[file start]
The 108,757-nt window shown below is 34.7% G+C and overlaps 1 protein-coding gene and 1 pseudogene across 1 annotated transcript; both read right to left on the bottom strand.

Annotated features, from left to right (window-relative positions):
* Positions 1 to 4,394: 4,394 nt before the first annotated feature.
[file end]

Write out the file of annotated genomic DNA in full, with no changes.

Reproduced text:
The 108,757-nt window shown below is 34.7% G+C and overlaps 1 protein-coding gene and 1 pseudogene across 1 annotated transcript; both read right to left on the bottom strand.

Annotated features, from left to right (window-relative positions):
* Positions 1 to 4,394: 4,394 nt before the first annotated feature.